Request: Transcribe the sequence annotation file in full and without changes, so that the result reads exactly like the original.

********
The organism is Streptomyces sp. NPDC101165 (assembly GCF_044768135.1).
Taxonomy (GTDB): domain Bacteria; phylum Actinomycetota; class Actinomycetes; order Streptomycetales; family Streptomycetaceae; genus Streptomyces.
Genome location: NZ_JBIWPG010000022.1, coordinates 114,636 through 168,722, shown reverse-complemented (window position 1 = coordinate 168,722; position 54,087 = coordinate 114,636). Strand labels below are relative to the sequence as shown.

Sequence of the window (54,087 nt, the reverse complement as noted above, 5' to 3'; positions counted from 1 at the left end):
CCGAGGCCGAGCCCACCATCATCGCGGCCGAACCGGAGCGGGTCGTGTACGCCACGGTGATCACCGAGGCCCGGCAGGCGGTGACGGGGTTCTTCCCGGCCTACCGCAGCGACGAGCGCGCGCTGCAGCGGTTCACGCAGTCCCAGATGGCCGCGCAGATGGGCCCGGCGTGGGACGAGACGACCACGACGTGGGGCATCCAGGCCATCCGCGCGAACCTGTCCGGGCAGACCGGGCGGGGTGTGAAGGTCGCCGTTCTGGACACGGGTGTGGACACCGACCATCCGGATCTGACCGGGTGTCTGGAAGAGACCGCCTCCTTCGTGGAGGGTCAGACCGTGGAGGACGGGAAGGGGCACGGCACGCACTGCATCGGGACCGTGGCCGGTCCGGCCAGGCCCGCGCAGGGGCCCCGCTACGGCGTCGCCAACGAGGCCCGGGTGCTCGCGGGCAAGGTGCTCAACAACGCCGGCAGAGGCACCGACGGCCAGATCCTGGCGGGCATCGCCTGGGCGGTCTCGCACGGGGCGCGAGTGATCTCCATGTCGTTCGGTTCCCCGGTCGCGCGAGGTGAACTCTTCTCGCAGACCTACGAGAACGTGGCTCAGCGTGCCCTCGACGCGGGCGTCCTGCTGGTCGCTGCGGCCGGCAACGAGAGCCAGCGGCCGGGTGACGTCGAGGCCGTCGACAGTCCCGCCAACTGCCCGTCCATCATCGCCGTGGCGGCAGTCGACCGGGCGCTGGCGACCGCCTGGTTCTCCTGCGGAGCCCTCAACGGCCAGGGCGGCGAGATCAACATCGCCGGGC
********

The organism is Streptomyces sp. NPDC101165 (assembly GCF_044768135.1).
Taxonomy (GTDB): domain Bacteria; phylum Actinomycetota; class Actinomycetes; order Streptomycetales; family Streptomycetaceae; genus Streptomyces.
Genome location: NZ_JBIWPG010000022.1, coordinates 114,636 through 168,722, shown reverse-complemented (window position 1 = coordinate 168,722; position 54,087 = coordinate 114,636). Strand labels below are relative to the sequence as shown.

Sequence of the window (54,087 nt, the reverse complement as noted above, 5' to 3'; positions counted from 1 at the left end):
CCGAGGCCGAGCCCACCATCATCGCGGCCGAACCGGAGCGGGTCGTGTACGCCACGGTGATCACCGAGGCCCGGCAGGCGGTGACGGGGTTCTTCCCGGCCTACCGCAGCGACGAGCGCGCGCTGCAGCGGTTCACGCAGTCCCAGATGGCCGCGCAGATGGGCCCGGCGTGGGACGAGACGACCACGACGTGGGGCATCCAGGCCATCCGCGCGAACCTGTCCGGGCAGACCGGGCGGGGTGTGAAGGTCGCCGTTCTGGACACGGGTGTGGACACCGACCATCCGGATCTGACCGGGTGTCTGGAAGAGACCGCCTCCTTCGTGGAGGGTCAGACCGTGGAGGACGGGAAGGGGCACGGCACGCACTGCATCGGGACCGTGGCCGGTCCGGCCAGGCCCGCGCAGGGGCCCCGCTACGGCGTCGCCAACGAGGCCCGGGTGCTCGCGGGCAAGGTGCTCAACAACGCCGGCAGAGGCACCGACGGCCAGATCCTGGCGGGCATCGCCTGGGCGGTCTCGCACGGGGCGCGAGTGATCTCCATGTCGTTCGGTTCCCCGGTCGCGCGAGGTGAACTCTTCTCGCAGACCTACGAGAACGTGGCTCAGCGTGCCCTCGACGCGGGCGTCCTGCTGGTCGCTGCGGCCGGCAACGAGAGCCAGCGGCCGGGTGACGTCGAGGCCGTCGACAGTCCCGCCAACTGCCCGTCCATCATCGCCGTGGCGGCAGTCGACCGGGCGCTGGCGACCGCCTGGTTCTCCTGCGGAGCCCTCAACGGCCAGGGCGGCGAGATCAACATCGCCGGGC